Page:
Imperfect complementarity between the miRNA and target sequence may result in translational repression. This may occur through alterations in m7G cap-dependent recruitment of the 80S ribosome to mRNA (cap-dependent repression) and interference with postinitiation translation (cap-independent repression) (reviewed by Wu and Belasco19) or alternatively, targeted transcripts may be trafficked to processing bodies for sequestration.20 In contrast, perfect or near-perfect complementarity generally results in transcript destabilization, which may occur either by direct endonucleolytic cleavage within the target sequence21 or by accelerated deadenylation, 5′ decapping, and 5′ exonuclease activity.19 There is still uncertainty, however, regarding the fate of the target transcript and the role of target-miR complementarity (reviewed by Brodersen and Voinnet22). For example, near-perfect miRNA-target mRNA interactions may lead to translational repression and not cleavage.23 miRNA-mediated translational repression is also reversible as evidenced by the cationic amino acid transporter-1, which is repressed in human hepatoma cells by miR-122, and reversed by stress (amino acid deprivation or induction of the unfolded protein response). This response is mediated by competition with Hu antigen R for binding sites within the 3′-UTR shared with miR-122. These results suggest that miRNA binding and ARE-binding proteins may interact to modulate overall mRNA stability.24

Mechanisms of Therapeutic Posttranscriptional RNA Regulation

Antisense Oligonucleotides.

Antisense oligonucleotides (ASOs) were discovered 30 years ago25, 26 as single-stranded DNA molecules (13-25 nucleotides) that complement target RNA through sequence-specific base pairing. ASOs with negatively charged backbones recruit RNase H to the temporary duplex causing endonucleolytic mRNA cleavage27 (Fig. 1B). Alternatively, ASOs targeting the 3′ UTR, 5′ region, or AUG initiation codon and those with uncharged backbones may suppress mRNA expression by steric mechanisms, leading to decreased or aberrant splicing, translation, or mRNA transport.28, 29 Although ASO-mediated mRNA targeting is susceptible to sequence-specific off-target effects as well as nonspecific effects resulting from enzymatic processing,30 the major limitiations are in ASO delivery and short half-life. Chemically modified derivatives, including phosphorothioates and peptide-linked morpholino derivatives, are currently in development with targets such as bcl-2 and protein kinase C-α (PKC-α, PRKCA).31, 32 To date, fomivirsen sodium (Vitravene, Isis, Carlsbad, CA), a phosphorothioate derivative targeting cytomegalovirus mRNA in CMV retinitis, is the only ASO therapy approved by the US Food and Drug Administration.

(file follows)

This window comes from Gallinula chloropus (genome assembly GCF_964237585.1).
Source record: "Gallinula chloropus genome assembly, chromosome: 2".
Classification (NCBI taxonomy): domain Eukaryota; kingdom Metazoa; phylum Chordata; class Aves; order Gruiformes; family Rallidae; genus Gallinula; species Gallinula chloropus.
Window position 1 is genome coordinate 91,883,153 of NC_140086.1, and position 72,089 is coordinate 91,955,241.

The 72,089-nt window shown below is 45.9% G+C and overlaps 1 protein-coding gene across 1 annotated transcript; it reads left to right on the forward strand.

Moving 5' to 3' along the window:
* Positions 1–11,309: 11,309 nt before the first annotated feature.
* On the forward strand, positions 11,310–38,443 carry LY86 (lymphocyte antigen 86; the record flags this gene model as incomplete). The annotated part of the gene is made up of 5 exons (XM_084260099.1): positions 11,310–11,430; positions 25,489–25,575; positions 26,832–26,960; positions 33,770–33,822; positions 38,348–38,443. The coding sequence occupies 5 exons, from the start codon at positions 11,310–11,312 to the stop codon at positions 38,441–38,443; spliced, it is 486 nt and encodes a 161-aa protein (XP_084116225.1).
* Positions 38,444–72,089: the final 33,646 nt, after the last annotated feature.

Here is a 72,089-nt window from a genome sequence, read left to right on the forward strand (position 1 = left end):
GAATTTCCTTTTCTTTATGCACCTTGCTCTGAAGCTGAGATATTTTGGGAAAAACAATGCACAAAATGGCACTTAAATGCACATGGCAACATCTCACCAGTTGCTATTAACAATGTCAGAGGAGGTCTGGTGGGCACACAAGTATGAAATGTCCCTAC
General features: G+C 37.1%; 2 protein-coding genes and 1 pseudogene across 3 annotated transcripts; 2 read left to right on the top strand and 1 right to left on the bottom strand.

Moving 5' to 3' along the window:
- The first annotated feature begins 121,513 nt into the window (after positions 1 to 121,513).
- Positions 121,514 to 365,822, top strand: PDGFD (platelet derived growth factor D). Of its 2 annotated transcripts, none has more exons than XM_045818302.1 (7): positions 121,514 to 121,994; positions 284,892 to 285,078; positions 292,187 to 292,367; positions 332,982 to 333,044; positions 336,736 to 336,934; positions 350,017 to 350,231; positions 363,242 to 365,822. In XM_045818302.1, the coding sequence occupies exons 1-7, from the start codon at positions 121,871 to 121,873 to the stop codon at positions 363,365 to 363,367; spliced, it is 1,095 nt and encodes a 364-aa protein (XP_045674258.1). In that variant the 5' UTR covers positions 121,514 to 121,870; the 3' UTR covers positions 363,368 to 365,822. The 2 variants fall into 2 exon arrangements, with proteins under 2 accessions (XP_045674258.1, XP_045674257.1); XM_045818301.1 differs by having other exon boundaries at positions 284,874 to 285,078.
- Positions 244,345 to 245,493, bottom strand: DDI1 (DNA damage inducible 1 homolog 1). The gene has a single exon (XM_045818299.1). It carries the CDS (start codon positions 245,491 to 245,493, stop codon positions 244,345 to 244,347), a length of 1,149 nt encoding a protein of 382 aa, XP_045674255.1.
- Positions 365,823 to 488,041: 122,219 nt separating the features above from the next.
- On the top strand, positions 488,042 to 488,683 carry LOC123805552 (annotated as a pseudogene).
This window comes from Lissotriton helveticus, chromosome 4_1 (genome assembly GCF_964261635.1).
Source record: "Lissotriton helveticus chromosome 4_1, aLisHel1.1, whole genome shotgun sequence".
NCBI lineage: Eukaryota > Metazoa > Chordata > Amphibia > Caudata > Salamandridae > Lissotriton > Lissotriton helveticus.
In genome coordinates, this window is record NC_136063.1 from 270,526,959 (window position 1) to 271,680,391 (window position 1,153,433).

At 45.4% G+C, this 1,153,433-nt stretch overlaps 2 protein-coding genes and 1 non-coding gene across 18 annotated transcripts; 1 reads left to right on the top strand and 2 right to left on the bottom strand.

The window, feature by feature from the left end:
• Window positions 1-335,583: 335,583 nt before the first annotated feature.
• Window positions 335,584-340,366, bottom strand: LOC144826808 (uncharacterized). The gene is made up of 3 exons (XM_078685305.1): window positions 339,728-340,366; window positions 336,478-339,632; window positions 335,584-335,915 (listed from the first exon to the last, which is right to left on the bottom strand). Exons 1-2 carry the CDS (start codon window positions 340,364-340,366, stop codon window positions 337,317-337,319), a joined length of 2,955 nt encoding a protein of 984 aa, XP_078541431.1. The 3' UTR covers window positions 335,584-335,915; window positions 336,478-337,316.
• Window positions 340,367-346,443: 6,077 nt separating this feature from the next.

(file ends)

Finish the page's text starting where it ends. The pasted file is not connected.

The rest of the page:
Targeting of mRNA expression through ASO mediated manipulation of mRNA splicing holds promise for treatment of diseases caused by a variety of hereditary mutations and may offer opportunities for therapeutic targeting in other settings. Morpholino-modified ASOs targeting mutant intronic splice sites in β-globin pre-mRNA from thalassemic patients33 corrected the splicing defects and restored hemoglobin synthesis. ASOs could thus theoretically be used to target disease-causing splicing mutations, such as in Wilsons disease,34 familial intrahepatic cholestasis, hepatocellular carcinoma,35 or alternative splice variants of hepatitis B36 and C. Therapeutic manipulation of Apo-B mRNA splicing offers an experimentally testable approach to reduce hepatic Apo B production.37, 38 In this situation, ASOs targeted to the physiological 5′ and 3′ splice sites within exon 27 of APOB induce exon skipping leading to a frame shift within exon 28 leading to production of a truncated protein that is less efficient at exporting lipid (discussed further below). Mutations in the dystropin gene cause Duchenne muscular dystrophy (DMD) as a result of a prematurely truncated and unstable transcript. Less severe forms of DMD result from mutations that maintain the reading frame by skipping the defective exon resulting in a partially functional protein. ASO-mediated rescue produced an mRNA transcript lacking exon 23 with validated cellular localization of the dystrophin gene product in mice with a mutant exon 23 that caused premature termination.39 Accordingly modification of mRNA splicing may provide a strategy to increase the abundance and stability of an otherwise rare or unstable transcript.


Catalytic RNAs (ribozymes) act in a sequence-specific fashion in cis or trans to cleave mRNA in the absence of proteins (reviewed by Scherer and Rossi28) and may direct trans-splicing reactions. Ribozyme-mediated trans-splicing therapeutic constructs contain a targeting domain, the ribozyme sequence and a replacement coding region (Fig. 1C). Base pairing of the guide sequence with the target transcript results in a trans-splice reaction and a chimeric transcript29 in which the disease causing mRNA segment is replaced by a functional coding exon. A shortened version of the Tetrahymena thermophila self-splicing intron coupled to a portion of the γ-globin transcript was used to target the mutant βs-globin mRNA transcript just upstream of the sickle cell mutation. The ribozyme-directed cleavage and ligation generated a chimeric transcript encoding a nonsickling but functional globin protein.40 Nonribozyme mediated trans-splicing reactions using the cellular spliceosomal apparatus are also under development.29